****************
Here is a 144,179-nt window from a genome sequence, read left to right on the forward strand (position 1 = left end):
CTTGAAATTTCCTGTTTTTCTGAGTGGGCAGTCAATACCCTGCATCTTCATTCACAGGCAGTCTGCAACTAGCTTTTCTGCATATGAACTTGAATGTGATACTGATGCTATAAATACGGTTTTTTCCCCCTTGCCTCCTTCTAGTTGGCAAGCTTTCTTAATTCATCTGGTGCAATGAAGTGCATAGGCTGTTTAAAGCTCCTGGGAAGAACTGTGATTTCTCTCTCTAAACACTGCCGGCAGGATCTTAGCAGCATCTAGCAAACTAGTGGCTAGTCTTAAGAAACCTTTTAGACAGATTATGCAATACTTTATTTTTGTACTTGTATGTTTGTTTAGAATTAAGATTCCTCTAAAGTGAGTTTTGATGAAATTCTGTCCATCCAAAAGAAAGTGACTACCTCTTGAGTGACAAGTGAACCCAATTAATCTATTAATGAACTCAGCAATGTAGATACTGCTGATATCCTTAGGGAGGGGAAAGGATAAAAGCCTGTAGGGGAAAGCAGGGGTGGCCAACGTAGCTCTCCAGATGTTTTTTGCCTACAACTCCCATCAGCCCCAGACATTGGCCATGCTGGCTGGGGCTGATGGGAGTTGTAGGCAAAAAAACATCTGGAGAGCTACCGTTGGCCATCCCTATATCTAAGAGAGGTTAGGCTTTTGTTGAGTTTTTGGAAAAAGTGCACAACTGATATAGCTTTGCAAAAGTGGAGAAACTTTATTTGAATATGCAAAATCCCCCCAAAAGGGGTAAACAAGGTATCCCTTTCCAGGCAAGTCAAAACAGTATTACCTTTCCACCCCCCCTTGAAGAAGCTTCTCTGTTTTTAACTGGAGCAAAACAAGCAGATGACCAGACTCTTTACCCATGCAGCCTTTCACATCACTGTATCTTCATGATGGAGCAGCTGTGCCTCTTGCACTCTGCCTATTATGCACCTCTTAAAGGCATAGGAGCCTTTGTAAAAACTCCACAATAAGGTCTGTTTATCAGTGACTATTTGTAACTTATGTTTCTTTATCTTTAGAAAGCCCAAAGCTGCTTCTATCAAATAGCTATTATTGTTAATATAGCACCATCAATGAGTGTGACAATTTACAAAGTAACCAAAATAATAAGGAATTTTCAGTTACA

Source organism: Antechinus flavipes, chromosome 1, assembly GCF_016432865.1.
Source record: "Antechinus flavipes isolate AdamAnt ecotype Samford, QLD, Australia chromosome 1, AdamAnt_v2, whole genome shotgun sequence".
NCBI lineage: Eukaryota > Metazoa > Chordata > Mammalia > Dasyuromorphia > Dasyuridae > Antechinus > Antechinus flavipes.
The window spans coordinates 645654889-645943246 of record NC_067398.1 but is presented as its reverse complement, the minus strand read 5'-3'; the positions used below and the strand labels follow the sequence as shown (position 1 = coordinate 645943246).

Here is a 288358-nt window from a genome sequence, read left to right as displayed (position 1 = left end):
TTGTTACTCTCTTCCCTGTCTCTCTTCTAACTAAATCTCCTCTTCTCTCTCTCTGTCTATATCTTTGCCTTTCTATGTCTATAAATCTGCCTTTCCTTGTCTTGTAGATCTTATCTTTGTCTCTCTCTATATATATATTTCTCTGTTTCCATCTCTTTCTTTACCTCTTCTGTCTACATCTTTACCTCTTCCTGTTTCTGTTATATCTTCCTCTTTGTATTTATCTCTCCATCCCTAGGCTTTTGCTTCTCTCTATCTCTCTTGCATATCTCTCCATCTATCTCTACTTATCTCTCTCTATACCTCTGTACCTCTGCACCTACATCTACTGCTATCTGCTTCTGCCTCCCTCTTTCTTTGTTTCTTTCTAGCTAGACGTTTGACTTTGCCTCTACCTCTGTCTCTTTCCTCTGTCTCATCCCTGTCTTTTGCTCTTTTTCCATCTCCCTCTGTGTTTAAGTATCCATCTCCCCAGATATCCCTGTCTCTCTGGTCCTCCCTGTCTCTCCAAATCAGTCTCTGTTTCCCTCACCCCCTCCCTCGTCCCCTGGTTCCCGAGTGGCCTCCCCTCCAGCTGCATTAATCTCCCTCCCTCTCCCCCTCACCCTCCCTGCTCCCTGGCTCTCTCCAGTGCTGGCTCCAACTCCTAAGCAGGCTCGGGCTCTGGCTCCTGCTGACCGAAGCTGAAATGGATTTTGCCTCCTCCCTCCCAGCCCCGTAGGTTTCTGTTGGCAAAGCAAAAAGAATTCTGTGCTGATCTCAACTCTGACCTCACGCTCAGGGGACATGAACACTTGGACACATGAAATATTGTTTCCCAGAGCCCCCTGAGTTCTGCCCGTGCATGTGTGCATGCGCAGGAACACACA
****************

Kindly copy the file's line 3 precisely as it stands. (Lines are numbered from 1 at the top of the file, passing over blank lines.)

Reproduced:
Source organism: Antechinus flavipes, chromosome 1, assembly GCF_016432865.1.